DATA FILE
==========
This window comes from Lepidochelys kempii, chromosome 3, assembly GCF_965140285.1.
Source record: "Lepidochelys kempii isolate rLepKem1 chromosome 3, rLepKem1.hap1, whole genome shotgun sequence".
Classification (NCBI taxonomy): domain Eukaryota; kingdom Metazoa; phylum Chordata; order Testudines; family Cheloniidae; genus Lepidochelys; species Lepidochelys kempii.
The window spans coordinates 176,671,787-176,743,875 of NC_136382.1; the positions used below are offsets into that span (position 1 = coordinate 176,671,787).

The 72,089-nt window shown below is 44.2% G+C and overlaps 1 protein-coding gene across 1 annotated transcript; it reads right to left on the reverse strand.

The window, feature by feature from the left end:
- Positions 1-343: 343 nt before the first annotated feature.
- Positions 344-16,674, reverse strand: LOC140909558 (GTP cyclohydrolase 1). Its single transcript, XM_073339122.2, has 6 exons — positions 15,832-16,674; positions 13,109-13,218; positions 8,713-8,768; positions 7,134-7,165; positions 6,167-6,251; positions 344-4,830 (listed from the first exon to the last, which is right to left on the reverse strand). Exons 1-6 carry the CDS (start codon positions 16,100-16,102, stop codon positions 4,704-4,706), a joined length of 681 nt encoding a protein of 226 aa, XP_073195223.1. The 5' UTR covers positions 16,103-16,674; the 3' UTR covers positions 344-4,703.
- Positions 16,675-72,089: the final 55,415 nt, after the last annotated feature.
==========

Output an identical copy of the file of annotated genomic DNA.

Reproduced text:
This window comes from Lepidochelys kempii, chromosome 3, assembly GCF_965140285.1.
Source record: "Lepidochelys kempii isolate rLepKem1 chromosome 3, rLepKem1.hap1, whole genome shotgun sequence".
Classification (NCBI taxonomy): domain Eukaryota; kingdom Metazoa; phylum Chordata; order Testudines; family Cheloniidae; genus Lepidochelys; species Lepidochelys kempii.
The window spans coordinates 176,671,787-176,743,875 of NC_136382.1; the positions used below are offsets into that span (position 1 = coordinate 176,671,787).

The 72,089-nt window shown below is 44.2% G+C and overlaps 1 protein-coding gene across 1 annotated transcript; it reads right to left on the reverse strand.

The window, feature by feature from the left end:
- Positions 1-343: 343 nt before the first annotated feature.
- Positions 344-16,674, reverse strand: LOC140909558 (GTP cyclohydrolase 1). Its single transcript, XM_073339122.2, has 6 exons — positions 15,832-16,674; positions 13,109-13,218; positions 8,713-8,768; positions 7,134-7,165; positions 6,167-6,251; positions 344-4,830 (listed from the first exon to the last, which is right to left on the reverse strand). Exons 1-6 carry the CDS (start codon positions 16,100-16,102, stop codon positions 4,704-4,706), a joined length of 681 nt encoding a protein of 226 aa, XP_073195223.1. The 5' UTR covers positions 16,103-16,674; the 3' UTR covers positions 344-4,703.
- Positions 16,675-72,089: the final 55,415 nt, after the last annotated feature.